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About this time a year ago, Caleb Thielbar made a decision about his pitching career.

“I was done. I was done with baseball,” the Minnesota-born lefthander said. “The Twins pulled me back.”

On Tuesday, they pulled him all the way back. The Randolph High School product pitched in a major league game for the first time in five years and three months, recording seven outs to help the Twins win their fifth game in a row, 7-3 over the Pirates.

Nelson Cruz continued his blistering start with three more hits and an RBI, and Jose Berrios recorded his first victory of 2020 with six strong innings as the Twins improved to 9-2 by closing out a 7-1 homestand with a two-game sweep of the Pirates. The teams play two more games in Pittsburgh on Wednesday and Thursday.

There were plenty of smiles after the victory, but Thielbar, whose last MLB game was on April 30, 2015, two days before he was demoted to Class AAA Rochester, had to choke back tears of joy after completing one of the most torturous paths back to Target Field that any player has ever endured.

“Once I went back down, my shoulder started to hurt, and it took me a couple of years, really, to finally get to a point where I got rid of that pain. And then I was able to stay healthy and then was able to find my arm path again and then get the velocity back,” Thielbar said. “It was really a long journey, but I never gave up on myself and, honestly, I think that’s one of the worst things you can do, give up on yourself.”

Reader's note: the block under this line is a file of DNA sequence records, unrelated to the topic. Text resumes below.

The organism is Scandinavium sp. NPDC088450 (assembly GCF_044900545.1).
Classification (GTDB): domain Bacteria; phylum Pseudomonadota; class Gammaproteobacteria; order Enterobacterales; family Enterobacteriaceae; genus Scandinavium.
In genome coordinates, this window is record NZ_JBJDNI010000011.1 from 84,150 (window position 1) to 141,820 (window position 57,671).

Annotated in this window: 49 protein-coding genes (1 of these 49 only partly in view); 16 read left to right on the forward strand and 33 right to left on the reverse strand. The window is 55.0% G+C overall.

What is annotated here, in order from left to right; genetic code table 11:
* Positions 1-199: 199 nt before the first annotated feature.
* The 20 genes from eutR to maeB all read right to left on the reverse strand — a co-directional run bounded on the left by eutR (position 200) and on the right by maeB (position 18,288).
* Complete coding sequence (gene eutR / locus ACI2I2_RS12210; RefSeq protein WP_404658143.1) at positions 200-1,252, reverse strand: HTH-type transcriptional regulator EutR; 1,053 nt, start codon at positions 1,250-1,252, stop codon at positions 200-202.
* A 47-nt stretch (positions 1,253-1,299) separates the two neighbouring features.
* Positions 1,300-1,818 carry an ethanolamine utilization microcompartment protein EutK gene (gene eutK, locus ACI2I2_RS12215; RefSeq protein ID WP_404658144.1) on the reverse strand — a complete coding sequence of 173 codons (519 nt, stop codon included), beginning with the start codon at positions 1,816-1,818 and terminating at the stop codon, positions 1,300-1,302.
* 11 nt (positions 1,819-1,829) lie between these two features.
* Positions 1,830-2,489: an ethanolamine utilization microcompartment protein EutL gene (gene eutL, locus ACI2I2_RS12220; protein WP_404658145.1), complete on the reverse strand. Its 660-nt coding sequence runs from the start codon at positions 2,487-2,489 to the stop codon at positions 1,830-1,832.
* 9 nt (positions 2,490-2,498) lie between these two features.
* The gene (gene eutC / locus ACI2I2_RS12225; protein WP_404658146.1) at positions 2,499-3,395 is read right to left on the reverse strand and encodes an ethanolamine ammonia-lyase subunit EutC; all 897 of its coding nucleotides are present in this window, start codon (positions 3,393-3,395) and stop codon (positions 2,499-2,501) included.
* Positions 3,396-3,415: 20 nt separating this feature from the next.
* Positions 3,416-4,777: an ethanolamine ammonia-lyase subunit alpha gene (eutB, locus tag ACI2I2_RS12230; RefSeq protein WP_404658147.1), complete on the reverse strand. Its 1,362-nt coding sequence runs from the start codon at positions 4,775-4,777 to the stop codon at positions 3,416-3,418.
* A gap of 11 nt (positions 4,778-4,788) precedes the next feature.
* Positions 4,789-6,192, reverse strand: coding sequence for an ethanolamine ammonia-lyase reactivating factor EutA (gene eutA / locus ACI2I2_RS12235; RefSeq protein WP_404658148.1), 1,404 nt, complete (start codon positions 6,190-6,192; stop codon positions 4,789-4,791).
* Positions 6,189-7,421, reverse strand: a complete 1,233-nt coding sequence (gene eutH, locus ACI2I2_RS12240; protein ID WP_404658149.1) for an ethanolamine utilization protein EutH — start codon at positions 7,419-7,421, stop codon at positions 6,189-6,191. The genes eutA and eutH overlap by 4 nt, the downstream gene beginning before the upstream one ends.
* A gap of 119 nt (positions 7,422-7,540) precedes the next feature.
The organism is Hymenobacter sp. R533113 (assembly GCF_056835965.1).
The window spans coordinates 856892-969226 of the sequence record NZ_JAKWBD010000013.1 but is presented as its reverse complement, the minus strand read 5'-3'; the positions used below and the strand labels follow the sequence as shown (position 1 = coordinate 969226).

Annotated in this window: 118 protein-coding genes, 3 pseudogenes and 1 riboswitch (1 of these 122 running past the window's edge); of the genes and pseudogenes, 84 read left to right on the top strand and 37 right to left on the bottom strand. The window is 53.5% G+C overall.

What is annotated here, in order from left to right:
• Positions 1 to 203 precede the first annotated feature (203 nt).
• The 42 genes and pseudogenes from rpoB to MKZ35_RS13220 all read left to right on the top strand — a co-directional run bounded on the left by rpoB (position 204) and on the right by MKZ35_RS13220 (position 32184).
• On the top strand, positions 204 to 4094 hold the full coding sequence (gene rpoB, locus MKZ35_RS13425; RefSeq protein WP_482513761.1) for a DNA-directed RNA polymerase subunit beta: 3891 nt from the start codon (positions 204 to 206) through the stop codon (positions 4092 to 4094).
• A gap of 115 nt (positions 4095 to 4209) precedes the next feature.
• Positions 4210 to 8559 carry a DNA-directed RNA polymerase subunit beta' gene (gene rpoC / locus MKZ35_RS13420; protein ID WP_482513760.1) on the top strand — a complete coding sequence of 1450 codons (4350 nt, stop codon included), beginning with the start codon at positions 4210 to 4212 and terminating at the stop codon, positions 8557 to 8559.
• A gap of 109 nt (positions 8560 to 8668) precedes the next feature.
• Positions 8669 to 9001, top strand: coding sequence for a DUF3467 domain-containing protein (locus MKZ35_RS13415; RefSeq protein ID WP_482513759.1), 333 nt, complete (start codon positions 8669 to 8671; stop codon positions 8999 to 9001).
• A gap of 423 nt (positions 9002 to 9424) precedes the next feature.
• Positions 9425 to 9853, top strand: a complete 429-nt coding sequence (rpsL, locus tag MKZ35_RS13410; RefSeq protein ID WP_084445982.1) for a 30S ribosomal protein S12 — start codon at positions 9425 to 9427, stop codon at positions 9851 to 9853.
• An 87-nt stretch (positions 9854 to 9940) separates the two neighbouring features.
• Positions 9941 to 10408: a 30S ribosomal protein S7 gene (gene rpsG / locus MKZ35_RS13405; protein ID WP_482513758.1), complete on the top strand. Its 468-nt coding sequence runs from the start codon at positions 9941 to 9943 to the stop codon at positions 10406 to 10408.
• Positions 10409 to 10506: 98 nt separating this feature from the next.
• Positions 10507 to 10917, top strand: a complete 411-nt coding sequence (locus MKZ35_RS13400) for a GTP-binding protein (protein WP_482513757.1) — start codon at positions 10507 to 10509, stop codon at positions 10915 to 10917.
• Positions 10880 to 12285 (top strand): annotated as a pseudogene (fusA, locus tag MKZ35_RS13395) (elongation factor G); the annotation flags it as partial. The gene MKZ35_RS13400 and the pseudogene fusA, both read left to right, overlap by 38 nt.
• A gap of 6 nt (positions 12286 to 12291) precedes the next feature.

He came close, though. Thielbar, 33, spent 2016 and ’17 with the independent St. Paul Saints, and the past two summers in the Tigers farm system.

When Detroit didn’t call him up last summer, even though he pitched well, “I was pretty much over it. There had been so much hard work, and honestly, not getting a chance last summer was hard on me,” said the 33-year-old Thielbar, who spent the offseason as pitching coach for Augustana University in Sioux Falls, S.D. — a new career, just in case this one was over. “I was pretty frustrated and I was done with the game. A lot of teams called this offseason, and that kind of took me by surprise.”

One was the Twins, and on Tuesday, he came home. Pirates shortstop Erik Gonzalez greeted him with an infield hit, and center fielder Jarrod Dyson walked.

“The emotions took over me for a couple of hitters there, but [pitching coach West Johnson] came out and basically just told me to breathe. Once I did that, I was able to kind of pull it together,” said Thielbar, who retired the next three hitters and pitched a scoreless eighth, too, before tiring and giving up two runs in the ninth inning. “It didn’t really hit me until after the game. That was pretty cool.”

It got better in the clubhouse, where manager Rocco Baldelli presented Thielbar with the game ball. “A great cap-off to the day,” Thielbar said. “I wish the third inning had gone a little bit better, but sometimes you’ve got to step back and look at the big picture and really realize that you went out there and made a difference for the team. Honestly, that’s all I really care about.”

The star of the game, though, was Cruz, who at 40 continues to enjoy the best start to his 15-year career. The designated hitter smacked three consecutive hits, inserting himself into three consecutive run-scoring bursts. Cruz, who also had three hits on Monday, is now an incredible 14-for-19 (.737) with runners on base, and 9-for-12 (.750) if they are in scoring position. No wonder his 15 RBI lead the majors.

“It’s just part of my job, you know? I’m not the fastest guy on the team, so I guess my job is, when I find runners on base, try to drive them in,” Cruz said. “My approach changes. Instead of trying to hit the long ball or crush baseballs, I try to be more simple and go with the pitch.”